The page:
ΔMAXini=MAX×WC, ΔMIDini=MID×WC, ΔMINini=MIN×WC  (Equation 1)

When images are displayed using the red, green, and blue image signals gR, gG, and gB, luminance of the minimum luminance signal MIN that is a common luminance of the three image signals gR, gG, and gB becomes basic white luminance. In order to increase the white luminance, the operation unit 662 adds a predetermined value to the minimum luminance signal MIN in a range that does not exceed the white maximum luminance MAXw displayed by the white subpixel PW, and sets it as white luminance. To do so, first, the operation unit 662 compares a white luminance margin value, which corresponds to a difference MAXw−MIN between the white maximum luminance MAXw displayed by the white subpixel PW and the minimum luminance signal MIN, and the initial minimum luminance compensation value ΔMINini (S140). When the white luminance margin value MAXw−MIN is larger than the initial minimum luminance compensation value ΔMINini, the operation unit 662 adds the initial minimum luminance compensation value ΔMINini to the minimum luminance signal MIN and outputs it as the white luminance signal LW (S150). In order to reduce red, green, and blue luminance by an increase ΔMINini in the white luminance, the operation unit 662 outputs values, which are obtained by subtracting the initial maximum, middle, and minimum luminance compensation values ΔMAXini, ΔMIDini, and ΔMINini by the initial minimum luminance compensation value ΔMINini, as maximum, middle, and minimum luminance compensation values ΔMAX, ΔMID, an ΔMIN (S150). In this case, the minimum luminance compensation value ΔMIN is zero.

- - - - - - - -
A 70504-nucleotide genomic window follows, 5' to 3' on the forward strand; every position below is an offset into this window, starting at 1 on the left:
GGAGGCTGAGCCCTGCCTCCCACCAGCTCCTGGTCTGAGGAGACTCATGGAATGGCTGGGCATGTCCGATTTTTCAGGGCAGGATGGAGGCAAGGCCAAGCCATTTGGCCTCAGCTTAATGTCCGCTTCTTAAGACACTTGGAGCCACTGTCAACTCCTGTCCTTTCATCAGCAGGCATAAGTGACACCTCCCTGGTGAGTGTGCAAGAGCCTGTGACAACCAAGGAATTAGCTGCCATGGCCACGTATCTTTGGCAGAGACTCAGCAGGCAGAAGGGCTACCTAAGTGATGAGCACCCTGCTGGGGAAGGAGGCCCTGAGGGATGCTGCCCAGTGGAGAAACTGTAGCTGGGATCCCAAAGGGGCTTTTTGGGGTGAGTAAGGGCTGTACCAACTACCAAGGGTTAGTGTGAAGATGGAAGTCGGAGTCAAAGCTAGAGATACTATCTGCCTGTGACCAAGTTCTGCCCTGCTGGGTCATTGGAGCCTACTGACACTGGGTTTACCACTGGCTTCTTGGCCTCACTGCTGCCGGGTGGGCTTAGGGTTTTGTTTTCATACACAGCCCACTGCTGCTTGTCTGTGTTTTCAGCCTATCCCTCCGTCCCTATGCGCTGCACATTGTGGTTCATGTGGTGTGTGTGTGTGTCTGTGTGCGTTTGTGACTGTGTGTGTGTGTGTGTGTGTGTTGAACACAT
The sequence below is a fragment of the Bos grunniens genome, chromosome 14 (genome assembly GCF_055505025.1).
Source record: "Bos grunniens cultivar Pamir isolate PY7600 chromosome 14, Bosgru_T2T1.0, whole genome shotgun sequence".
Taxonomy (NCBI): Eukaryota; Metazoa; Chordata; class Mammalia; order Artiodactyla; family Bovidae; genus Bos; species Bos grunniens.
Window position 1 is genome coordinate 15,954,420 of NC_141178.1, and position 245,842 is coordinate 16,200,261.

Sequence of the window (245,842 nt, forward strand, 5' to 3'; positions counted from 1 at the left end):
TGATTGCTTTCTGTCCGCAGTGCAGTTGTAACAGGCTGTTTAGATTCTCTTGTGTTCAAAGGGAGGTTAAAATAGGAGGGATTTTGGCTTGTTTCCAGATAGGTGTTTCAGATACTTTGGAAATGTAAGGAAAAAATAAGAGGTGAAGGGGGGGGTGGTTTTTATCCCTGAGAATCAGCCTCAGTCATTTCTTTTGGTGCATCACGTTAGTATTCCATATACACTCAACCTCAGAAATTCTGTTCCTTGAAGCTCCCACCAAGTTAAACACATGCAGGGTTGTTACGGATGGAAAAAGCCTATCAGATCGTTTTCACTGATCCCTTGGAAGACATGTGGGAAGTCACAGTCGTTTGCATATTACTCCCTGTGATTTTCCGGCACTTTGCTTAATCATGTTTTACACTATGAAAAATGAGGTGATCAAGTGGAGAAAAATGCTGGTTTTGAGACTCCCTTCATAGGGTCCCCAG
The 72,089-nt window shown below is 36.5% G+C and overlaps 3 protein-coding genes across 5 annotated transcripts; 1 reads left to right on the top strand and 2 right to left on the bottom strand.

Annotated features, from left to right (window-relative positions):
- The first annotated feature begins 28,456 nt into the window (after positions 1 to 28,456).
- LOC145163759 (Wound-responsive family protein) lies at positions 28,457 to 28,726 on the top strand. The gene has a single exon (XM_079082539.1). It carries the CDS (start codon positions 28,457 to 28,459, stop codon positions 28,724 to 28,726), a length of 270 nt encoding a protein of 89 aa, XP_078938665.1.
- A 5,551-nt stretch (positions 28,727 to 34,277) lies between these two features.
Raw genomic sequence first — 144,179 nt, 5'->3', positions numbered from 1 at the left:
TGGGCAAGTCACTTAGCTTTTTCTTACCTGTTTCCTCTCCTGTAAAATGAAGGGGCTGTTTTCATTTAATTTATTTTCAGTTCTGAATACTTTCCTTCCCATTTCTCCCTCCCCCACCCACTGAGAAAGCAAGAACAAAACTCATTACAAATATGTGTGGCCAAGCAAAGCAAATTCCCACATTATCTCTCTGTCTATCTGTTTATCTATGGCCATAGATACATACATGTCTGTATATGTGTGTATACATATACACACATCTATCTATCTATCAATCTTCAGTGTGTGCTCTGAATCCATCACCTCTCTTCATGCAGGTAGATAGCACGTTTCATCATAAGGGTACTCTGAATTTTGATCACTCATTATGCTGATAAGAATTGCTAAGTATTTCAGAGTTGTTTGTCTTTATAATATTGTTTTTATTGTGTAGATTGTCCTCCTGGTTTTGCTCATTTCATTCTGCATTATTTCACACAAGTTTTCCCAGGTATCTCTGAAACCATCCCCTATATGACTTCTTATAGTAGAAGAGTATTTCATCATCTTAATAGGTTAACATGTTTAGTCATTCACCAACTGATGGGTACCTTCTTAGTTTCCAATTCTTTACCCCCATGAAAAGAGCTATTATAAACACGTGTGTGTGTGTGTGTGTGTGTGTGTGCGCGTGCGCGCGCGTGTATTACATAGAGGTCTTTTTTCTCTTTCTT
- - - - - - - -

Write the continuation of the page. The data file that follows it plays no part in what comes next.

Meanwhile, when the white luminance margin value MAXw−MIN is not more than the initial minimum luminance compensation value ΔMINini, the operation unit 662 outputs the maximum white luminance MAXw as a white luminance signal LW (S160). In this case, since the white luminance increases by the white luminance margin value MAXw−MIN, the operation unit 662 outputs values, which are obtained by subtracting the initial maximum, middle, and minimum luminance compensation values ΔMAXini, ΔMIDini, and ΔMINini by the white luminance margin value MAXw−MIN, as the maximum, middle, and minimum luminance compensation values ΔMAX, ΔMID, and ΔMIN (S160).

Next, the operation unit 662 adds the maximum, middle, and minimum luminance compensation values ΔMAX, ΔMID, and ΔMIN to the initial maximum, middle, and minimum luminance signals MAXini, MIDini, and MINini and outputs them as the maximum compensation luminance signal MAX′, the middle compensation luminance signal MID′, and the minimum compensation luminance signal MIN′ (S170). Further, the operation unit 662 sets the white luminance signal LW as the white compensation image signal W′. The maximum, middle, and minimum compensation luminance signals MAX′, MID′, and MIN′ satisfy Equation 2.


MAX′=ΔMAX+MAXini=ΔMAX+(MAX−MIN)


MID′=ΔMID+MIDini=ΔMID+(MID−MIN)


MIN′=ΔMIN+MINini=ΔMIN  (Equation 2)